I’ve seen a few posts/tweets recently highlighting apparent issues in the colour-contrast testing for WCAG (Web Content Accessibility Guidelines).
For example, in Orange you accessible showing this image and asking
Can you guess which button is more accessible?.
To most people (*), the white text looks easier to read.
HOWEVER, that is affected by its context.
If you put the same buttons on a black background you can get a different result:
To me the black text is now more readable. Obviously it is subjective, but open that image in your browser (mine has a dark background for that) and it is even more obvious.
If you do a lot of photo editing you’ll know that the background colour around the photo affects your perception, which is why Lightroom uses a neutral grey around your photo. “Local adaptation” is a concept where the brightness of an area around where you are looking impacts your perception.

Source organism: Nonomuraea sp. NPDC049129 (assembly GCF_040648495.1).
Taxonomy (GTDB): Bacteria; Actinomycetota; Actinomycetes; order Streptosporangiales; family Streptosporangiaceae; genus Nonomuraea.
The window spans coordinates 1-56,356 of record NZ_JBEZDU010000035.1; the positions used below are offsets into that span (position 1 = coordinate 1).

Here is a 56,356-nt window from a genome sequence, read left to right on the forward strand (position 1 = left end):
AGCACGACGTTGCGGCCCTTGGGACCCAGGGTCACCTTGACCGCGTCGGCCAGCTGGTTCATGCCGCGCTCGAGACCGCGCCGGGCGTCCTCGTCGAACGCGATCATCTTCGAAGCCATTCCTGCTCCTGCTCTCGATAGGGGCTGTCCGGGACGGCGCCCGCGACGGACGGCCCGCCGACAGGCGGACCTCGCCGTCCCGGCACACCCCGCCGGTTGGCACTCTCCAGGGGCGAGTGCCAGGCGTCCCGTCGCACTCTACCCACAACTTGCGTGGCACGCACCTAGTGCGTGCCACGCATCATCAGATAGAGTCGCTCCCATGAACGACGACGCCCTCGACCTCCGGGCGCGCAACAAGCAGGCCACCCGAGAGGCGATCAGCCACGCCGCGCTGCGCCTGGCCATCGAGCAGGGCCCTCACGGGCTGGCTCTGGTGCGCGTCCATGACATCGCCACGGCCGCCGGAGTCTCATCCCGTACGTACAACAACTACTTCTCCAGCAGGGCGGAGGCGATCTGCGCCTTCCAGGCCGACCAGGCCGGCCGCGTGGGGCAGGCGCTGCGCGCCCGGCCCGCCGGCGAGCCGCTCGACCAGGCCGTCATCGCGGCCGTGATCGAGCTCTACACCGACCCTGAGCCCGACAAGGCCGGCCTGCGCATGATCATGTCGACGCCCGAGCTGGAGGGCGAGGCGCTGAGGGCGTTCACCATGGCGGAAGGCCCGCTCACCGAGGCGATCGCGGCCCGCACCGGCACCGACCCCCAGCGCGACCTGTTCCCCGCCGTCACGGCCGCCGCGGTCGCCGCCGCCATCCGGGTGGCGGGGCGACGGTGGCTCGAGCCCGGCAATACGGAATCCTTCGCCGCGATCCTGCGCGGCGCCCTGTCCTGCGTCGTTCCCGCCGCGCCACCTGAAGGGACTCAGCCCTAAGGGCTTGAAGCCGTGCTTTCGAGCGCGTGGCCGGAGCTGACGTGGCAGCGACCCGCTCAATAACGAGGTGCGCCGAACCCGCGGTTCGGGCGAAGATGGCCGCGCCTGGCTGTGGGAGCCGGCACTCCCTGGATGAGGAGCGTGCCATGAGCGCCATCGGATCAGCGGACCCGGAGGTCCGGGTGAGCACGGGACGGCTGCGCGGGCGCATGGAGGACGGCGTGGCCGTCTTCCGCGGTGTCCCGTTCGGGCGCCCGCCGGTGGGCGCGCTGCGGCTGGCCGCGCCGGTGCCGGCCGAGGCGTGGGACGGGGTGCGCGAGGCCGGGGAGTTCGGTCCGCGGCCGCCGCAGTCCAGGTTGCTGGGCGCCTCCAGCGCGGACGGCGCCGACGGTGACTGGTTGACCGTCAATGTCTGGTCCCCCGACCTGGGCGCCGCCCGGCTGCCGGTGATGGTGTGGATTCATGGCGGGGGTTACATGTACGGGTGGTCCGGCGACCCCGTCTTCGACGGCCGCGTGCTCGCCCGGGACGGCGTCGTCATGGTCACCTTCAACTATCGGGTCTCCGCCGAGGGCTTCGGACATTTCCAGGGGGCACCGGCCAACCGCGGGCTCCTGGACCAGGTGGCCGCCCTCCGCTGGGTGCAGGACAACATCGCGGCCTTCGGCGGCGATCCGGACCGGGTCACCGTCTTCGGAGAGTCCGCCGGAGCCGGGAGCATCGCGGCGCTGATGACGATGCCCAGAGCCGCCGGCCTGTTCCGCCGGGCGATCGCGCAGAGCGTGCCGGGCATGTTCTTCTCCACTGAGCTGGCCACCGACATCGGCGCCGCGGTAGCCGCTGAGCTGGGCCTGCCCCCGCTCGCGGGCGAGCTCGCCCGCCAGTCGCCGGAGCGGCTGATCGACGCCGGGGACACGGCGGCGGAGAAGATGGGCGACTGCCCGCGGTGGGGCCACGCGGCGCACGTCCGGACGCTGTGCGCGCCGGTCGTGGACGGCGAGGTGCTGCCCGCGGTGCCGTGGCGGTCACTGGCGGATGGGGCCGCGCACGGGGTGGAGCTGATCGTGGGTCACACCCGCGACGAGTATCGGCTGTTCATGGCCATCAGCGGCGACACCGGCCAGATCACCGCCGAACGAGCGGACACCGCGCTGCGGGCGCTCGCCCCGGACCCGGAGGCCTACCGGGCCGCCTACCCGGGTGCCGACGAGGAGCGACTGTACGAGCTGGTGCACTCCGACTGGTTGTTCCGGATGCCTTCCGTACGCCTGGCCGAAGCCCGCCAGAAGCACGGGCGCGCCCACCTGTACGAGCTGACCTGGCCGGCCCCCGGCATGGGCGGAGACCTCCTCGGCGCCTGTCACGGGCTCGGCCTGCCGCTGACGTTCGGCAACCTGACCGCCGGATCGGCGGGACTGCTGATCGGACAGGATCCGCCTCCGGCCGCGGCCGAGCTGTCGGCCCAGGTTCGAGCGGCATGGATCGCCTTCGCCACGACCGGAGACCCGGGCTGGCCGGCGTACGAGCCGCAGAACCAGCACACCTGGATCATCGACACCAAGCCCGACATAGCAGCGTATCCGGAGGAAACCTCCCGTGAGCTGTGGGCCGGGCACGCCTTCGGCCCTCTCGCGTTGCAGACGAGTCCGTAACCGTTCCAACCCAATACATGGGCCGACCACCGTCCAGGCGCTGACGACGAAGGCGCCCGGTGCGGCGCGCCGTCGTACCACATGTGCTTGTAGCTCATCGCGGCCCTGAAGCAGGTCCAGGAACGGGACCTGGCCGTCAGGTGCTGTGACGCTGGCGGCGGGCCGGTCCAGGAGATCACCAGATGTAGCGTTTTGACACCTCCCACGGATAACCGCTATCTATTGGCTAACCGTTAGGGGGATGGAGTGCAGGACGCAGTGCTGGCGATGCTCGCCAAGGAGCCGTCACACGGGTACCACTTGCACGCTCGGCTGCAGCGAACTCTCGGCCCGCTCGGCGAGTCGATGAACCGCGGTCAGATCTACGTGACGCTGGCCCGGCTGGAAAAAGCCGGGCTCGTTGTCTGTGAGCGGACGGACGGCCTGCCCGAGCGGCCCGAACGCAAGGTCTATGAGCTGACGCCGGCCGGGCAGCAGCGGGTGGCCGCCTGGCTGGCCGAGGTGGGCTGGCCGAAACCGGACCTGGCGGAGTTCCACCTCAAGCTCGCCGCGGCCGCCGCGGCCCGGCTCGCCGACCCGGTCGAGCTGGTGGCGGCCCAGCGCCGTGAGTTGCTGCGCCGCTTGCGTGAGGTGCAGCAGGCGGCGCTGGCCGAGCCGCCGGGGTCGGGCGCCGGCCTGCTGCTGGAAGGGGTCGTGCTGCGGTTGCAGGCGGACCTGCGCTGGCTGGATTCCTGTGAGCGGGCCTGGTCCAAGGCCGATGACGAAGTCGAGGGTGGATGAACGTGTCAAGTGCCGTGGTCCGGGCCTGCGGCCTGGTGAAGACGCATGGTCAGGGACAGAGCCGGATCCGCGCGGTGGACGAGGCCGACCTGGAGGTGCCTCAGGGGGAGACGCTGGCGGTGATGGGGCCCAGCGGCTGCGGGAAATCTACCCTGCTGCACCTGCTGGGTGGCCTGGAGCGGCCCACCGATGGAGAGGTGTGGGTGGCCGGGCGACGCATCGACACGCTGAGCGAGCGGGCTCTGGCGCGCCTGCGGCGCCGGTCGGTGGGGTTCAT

Unfortunately we don’t have the technology to include this factor in testing (yet), which is why the WCAG guidelines need to use a ‘flat’ difference in brightness between text (and important graphics) and the immediate background. Hopefully we can change that in future, but let’s not throw the baby out with the bathwater in the meantime.
* The other big factor people miss is that different issues with vision affect your perception of colour brightness. Some people (e.g. due to Retinitis pigmentosa) can struggle with light orange (or pink) and white. I’ve had people in testing who wouldn’t be able to read the white on orange, but would be able to read the black on orange, because the orange wasn’t that different to white (for them).
2 contributions to “Oddities in color perception”
Thank you – this is a great article with important points raised. Subjectively, for me both texts are equally readable, but when the text of a button (black) is the same colour as the background, the design of the button falls visually flatter and doesn’t “pop” as much as a button with designated background and (orange) and text colours (white). I wonder if that’s the case for anyone else.
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